Poem Notes


My real parents, the clowns, wanted their clown baby back. I demanded proof… The lights dimmed, and there, in the center ring, the spotlight illuminated my clown parents. I hugged my mother and my father, and then my mother again, tightly. I didn't know what to say to her, how to tell her that I loved her. I picked up my small blankie and my stuffed cat, and walked slowly down to my clown parents. —Jennifer Garrison Stuber

It is not enough to tell you they were sad,
or you were sad, or we were sad enough
for all the wrecked egg of a world, for the sight
of wilted elephants standing in a circle
and the Always Groaning Armless Man
who keens Mariah Carey songs underneath
his knapsack that looks sort of like another head.

I don’t regret the sight of myself in sunlight,
painted splotches that mean emotion on
my face to you. Spotlit I am something special,
all glow and happenstance and superpowered
hunger. Also action. There is this glory in emaciation.

I am your new favorite bird, the one you leave
when it gets dark and the world has cooled
to the temperature of soot, the one you leave suet
out for in the cold after everything with longer wings
has set out for the South.
                                              And if the squirrels
cannot scale the pole for food because of your baffling contraption—

And if they whirl and trail frustrated figure-eights
in the snow that will only last another
couple hours before sublimation,
I am undeterred by your revulsion,
your recreation, those awful shellacked
popcorn decorations you spike your Christmas
tree with every year. I’ve seen those too, through glass
and snow and years of training to see through clouds,
locked doors, and drywall with my mind, scarves tied
around my eyes, my heart as crystalline
                                                                        as dolomite.

As such, I have zero interest in your pity,
in your prettiness and dripping eaves,
the outside of your frosted glass that keeps
you from my heaving breast at night, that keeps
my breath from curling in underneath
the weatherstripping and becoming
corporeal while you sleep.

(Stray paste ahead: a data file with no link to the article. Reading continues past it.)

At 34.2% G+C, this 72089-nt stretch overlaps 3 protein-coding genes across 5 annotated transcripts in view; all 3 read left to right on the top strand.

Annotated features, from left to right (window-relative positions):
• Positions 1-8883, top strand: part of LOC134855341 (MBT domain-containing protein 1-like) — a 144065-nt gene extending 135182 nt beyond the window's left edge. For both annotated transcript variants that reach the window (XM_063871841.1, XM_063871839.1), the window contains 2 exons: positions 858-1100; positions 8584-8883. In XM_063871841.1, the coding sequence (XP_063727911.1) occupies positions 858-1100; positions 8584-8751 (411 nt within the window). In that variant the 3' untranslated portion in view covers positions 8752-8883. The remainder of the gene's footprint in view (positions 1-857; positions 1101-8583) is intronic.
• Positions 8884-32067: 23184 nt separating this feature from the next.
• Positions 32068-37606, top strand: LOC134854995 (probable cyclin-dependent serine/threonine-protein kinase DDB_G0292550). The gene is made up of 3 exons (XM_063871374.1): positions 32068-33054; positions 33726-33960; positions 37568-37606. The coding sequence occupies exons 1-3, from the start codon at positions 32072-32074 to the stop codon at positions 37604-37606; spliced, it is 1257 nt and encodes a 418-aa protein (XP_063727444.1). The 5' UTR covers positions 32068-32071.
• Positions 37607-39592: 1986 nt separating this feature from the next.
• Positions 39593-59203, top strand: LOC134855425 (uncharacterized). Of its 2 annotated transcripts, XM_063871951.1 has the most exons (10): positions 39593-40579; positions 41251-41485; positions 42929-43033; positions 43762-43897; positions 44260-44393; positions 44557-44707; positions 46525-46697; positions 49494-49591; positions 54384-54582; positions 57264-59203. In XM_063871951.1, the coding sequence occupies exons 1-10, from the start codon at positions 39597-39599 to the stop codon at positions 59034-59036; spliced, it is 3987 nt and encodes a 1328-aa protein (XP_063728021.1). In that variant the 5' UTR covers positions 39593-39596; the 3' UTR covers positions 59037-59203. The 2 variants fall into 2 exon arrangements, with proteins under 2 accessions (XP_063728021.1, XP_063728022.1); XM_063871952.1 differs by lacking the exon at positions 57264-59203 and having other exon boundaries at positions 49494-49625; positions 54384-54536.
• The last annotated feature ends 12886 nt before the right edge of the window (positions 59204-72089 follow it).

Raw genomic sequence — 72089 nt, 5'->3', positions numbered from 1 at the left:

You think you’re something separate from the whorl,
a gleaming satellite, affixed above
all our dreams, but you’re the undeveloped
photographs that persist past memory
in our disposable cameras. What you
don’t know is this: all the world is filtered
light and trash beneath the bleachers; all the world
is tilt and crash and power loss (though let’s come
out and call it love) and circumstance, or: all
the world is interruption, terrorface in gaslight,
just before it bursts.



No words from this text are on the quiz. You might as well know that now. Instead there will be short answer questions in which you'll be asked to discuss the psychology of the clown baby, the etymology and appropriateness of beotch, the film Dolomite if not the mineral, and the importance of pop culture references littering poems, not to mention the usefulness of this sidebar. Discuss. Does this pop-littering make the poems over within a decade, or within the confines of living memory or compilations of 80s songs even if great bands like Crowded House get littered in there as if they were simply an 80s band like the inexplicably-named-and-popular Kajagoogoo? Does this technique require a Modernist's Norton annotation? A set of clickable links? Does it make itself, the poet, or yourself cooler than you were before? So what if you don't know Mariah Carey? Will we always know Mariah Carey? (Who is Mariah Carey?) Or is that making a point about how quickly our world in all of its availability engulfs the former world, shedding information every moment into blackness?

I did edit out a stanza featuring a lot of crapping penguins on the recommendation of nearly every reader who has read this poem. There's still a scar on the poem's dermis where it was omitted.